November 23

Stop press! What the UK budget means for buy-to-let landlords

The speculation, the reality, and what it all means for you

Buy-to-let investors have been given a rough ride from recent budgets. You’ve been hit with a 3% stamp duty surcharge on additional properties, a phasing out of tax relief on mortgage interest at the higher rate on income tax, and a change to the relief on maintenance costs. As we approached this year’s Autumn Budget statement, there was a lot of speculation that the Chancellor might, at last, make some things a little easier for the buy-to-let landlord and property investor.
Here’s a run-down of what was hoped for, what was announced, and what it all means for you as a buy-to-let landlord.

  • Mortgage interest tax relief

The speculation:
Higher rate taxpayers are being hit by the phasing out of mortgage interest tax relief at the higher rate of income tax. A repeal of this tax would help even the playing field again. But would the Chancellor repeal a measure that was considered popular among the majority of voters?
What the Chancellor actually announced:
No one expected the Chancellor to do landlords such a favour. And that’s exactly how it turned out. No change. The phasing out of mortgage interest tax relief at the higher rate is still happening as previously announced.
What this means for the buy-to-let landlord:
Buy-to-let landlords should continue to plan for this change – for example, by exploring sharing of properties with spouses and investing under a limited company structure.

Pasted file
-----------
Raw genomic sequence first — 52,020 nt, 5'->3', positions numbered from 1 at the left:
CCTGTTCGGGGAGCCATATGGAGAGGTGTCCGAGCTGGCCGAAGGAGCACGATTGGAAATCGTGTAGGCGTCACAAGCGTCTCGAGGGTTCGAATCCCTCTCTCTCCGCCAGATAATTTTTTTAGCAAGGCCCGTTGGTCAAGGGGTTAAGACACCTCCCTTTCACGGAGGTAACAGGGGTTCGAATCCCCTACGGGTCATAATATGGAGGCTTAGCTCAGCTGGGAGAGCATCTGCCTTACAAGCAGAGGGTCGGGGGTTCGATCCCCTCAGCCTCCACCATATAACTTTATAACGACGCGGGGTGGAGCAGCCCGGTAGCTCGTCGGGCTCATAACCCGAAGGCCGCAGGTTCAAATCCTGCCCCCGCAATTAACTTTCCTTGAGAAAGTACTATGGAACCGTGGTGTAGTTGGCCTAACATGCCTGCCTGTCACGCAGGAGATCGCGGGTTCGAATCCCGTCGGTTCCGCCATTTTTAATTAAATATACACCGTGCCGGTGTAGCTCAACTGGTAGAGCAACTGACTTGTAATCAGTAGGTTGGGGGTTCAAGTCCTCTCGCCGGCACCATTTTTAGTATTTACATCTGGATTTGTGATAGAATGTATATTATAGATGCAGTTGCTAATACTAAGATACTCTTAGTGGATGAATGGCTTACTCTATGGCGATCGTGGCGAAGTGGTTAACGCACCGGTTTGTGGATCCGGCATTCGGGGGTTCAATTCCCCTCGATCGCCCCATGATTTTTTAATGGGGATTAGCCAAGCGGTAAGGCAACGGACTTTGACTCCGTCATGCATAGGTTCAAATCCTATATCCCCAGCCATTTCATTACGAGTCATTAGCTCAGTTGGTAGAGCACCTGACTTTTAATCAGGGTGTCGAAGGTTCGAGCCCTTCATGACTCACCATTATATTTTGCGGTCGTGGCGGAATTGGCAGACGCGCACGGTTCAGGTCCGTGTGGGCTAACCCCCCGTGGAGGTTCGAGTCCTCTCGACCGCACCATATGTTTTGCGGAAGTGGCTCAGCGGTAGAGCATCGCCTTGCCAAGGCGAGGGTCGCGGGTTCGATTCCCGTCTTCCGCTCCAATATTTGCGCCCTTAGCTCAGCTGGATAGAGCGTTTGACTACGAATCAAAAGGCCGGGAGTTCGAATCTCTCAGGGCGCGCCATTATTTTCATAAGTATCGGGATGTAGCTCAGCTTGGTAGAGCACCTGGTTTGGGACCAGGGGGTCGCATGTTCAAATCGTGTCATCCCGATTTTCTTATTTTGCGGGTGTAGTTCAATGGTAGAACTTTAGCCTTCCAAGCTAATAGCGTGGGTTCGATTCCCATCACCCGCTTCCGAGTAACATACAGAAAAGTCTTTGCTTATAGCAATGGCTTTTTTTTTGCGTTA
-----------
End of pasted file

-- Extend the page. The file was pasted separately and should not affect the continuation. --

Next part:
• Energy relief for buy-to-let landlords

The speculation:
From April 2018, all buy-to-let landlords must meet the new minimum energy efficiency standards (MEES). Properties that you let out must have a minimum energy rating of E. (Read about these new requirements in this article: “The buy-to-let landlord’s SWOT analysis of minimum energy efficiency standards”.)
It’s possible that you may need to improve your property/properties. Industry experts, including ARLA Propertymark, have suggested that the Chancellor should reinstate the Landlord’s Energy Savings Allowance (LESA). This would let you offset energy efficiency improvement costs against your income for tax purposes.
What the Chancellor actually announced:
Again, too much to hope for. It was never going to be a giveaway Budget for individuals, especially landlords whom so many perceive as being ‘greedy’.
What this means for the buy-to-let landlord:
Not great news for landlords, but again, as expected. Get going today with reviewing your properties for energy efficiency, and think about ways you can recoup any expenses – perhaps by raising rents? (A tip here: make sure you retain all the paperwork, invoices and receipts, as part of the records that property investors should keep.)

  • Incentivisation of longer tenancies

The speculation:
At the Conservative Party Conference, the Secretary of State for Communities and Local Government Sajid Javid said that the government wants to make life better for tenants. He suggested that the Chancellor might offer some tax incentives for landlords who offered longer tenancy agreements. Specifically, he said:
“All landlords should be offering tenancies of at least 12 months to those who want them. That is why, at the Autumn Budget, we will bring forward new incentives for landlords who are doing the right thing.”
What the Chancellor actually announced:
While he hasn’t announced any firm action on this, the Chancellor did say that a consultation will take place to assess the barriers to longer tenancies, such as mortgage lenders refusing to allow them.
What this means for the buy-to-let landlord: